Oriental Evening Handbag – Clutch Bag – Aghabani fabric
A bag (also known regionally as a sack) is a common tool in the form of a non-rigid container. The use of bags predates recorded history, with the earliest bags being no more than lengths of animal skin, cotton, or woven plant fibers, folded up at the edges and secured in that shape with strings of the same material.
Despite their simplicity, bags have been fundamental for the development of human civilization, as they allow people to easily collect loose materials such as berries or food grains, and to transport more items than could readily be carried in the hands. The word probably has its origins in the Norse word baggi, from the reconstructed Proto-Indo-European bʰak, but is also comparable to the Welsh baich (load, bundle), and the Greek Τσιαντουλίτσα (Chandulícha, load).
Cheap disposable paper bags and plastic shopping bags are very common in the retail trade as a convenience for shoppers, and are often supplied by the shop for free or for a small fee Customers may also take their own shopping bags to use in shops. Although, paper had been used for purposes of wrapping and padding in ancient China since the 2nd century BC, the first use of paper bags (for preserving the flavor of tea) in China came during the later Tang Dynasty (618–907 AD).
Handbag Clutch Bag
The modern purse, clutch, pouch or handbag came about in England during the Industrial Revolution, in part due to the increase in travel by railway. In 1841 the Doncaster industrialist and confectionery entrepreneur Samuel Parkinson (of butterscotch fame) ordered a set of travelling cases and trunks and insisted on a travelling case or bag for his wife’s particulars after noticing that her purse was too small and made from material that would not withstand the journey. He stipulated that he wanted various handbags for his wife, varying in size for different occasions and asked that they be made from the same leather that was being used for his cases and trunks to distinguish them from the then-familiar carpetbag and other travellers’ cloth bags used by members of the popular classes. H. J. Cave (London) obliged and produced the first modern set of luxury handbags, as we would recognize them today, including a clutch and a tote (named as ‘ladies travelling case’). These are now on display in the Museum of Bags and Purses in Amsterdam. H. J. Cave did continue to sell and advertise the handbags, but many critics said that women did not need them and that bags of such size and heavy material would ‘break the backs of ladies.’ H. J. Cave ceased to promote the bags after 1865, concentrating on trunks instead, although they continued to make the odd handbag for royalty, celebrities or to celebrate special occasions, the Queen’s 2012 Diamond Jubilee being the most recent. However, H.J. Cave resumed handbag production in 2010.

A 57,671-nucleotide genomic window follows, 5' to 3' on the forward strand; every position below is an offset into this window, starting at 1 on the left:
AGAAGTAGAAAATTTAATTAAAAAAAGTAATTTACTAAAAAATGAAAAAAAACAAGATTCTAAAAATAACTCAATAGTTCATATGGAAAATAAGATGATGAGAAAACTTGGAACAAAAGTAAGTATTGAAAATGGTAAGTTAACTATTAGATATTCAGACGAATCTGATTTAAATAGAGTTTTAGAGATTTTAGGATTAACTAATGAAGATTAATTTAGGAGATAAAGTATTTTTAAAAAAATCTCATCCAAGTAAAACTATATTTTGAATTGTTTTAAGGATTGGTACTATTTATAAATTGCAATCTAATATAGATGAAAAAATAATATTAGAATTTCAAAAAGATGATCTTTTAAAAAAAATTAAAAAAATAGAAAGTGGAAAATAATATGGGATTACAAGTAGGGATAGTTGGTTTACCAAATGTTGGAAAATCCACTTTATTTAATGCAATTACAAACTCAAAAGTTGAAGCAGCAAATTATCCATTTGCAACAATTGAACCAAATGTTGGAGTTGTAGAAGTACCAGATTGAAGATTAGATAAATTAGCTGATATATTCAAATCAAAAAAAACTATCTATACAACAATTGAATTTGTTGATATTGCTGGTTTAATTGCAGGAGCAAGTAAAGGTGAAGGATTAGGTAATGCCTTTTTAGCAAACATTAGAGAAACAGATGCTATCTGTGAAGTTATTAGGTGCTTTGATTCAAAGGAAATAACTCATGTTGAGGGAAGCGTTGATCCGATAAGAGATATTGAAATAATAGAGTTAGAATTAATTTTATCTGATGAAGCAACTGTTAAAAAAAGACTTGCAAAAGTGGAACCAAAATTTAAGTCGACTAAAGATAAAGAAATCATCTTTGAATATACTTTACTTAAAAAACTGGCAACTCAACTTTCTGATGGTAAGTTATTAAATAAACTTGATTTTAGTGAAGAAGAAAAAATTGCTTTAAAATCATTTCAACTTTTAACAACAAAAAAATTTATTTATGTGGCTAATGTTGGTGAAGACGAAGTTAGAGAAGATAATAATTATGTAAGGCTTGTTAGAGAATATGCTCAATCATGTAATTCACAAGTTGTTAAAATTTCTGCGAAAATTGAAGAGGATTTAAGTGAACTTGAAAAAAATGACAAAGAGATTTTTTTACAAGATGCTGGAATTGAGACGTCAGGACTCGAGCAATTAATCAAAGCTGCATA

Oriental Aghabani Fabrics
Aghabani fabrics are embroidery type of fabrics with unique designs of leaves, flowers, branches or other arabesque geometry inspired by the environment of Syria. Silk yarns, colourful or golden, are used in the stitch and silk fabrics are used to form the base of the Aghabani. However, nowadays rayon viscous threads and cotton fabrics are used instead. This fabric first appear in Aleppo and then it flourished in Damascus. It is believed the name is generated form the two families who started this type of fabric in Damascus, Al-Agha family and Al-Bani family, Aghabani.
Types of Oriental Aghabani
There are many types of Aghabani depending on the materials used.
The base fabric for this types is thin woven silk fabric and the stitch yarns used are thick silk yarns. This type is mainly used in wedding dresses.
2. Damascene Aghabani
The base fabric for this type is linen with 1/1 design. Thick silk threads are also used for stitching. In this design there are no empty spaces left on the face of the base fabric. There is another name for this kind which s also ‘Tals’.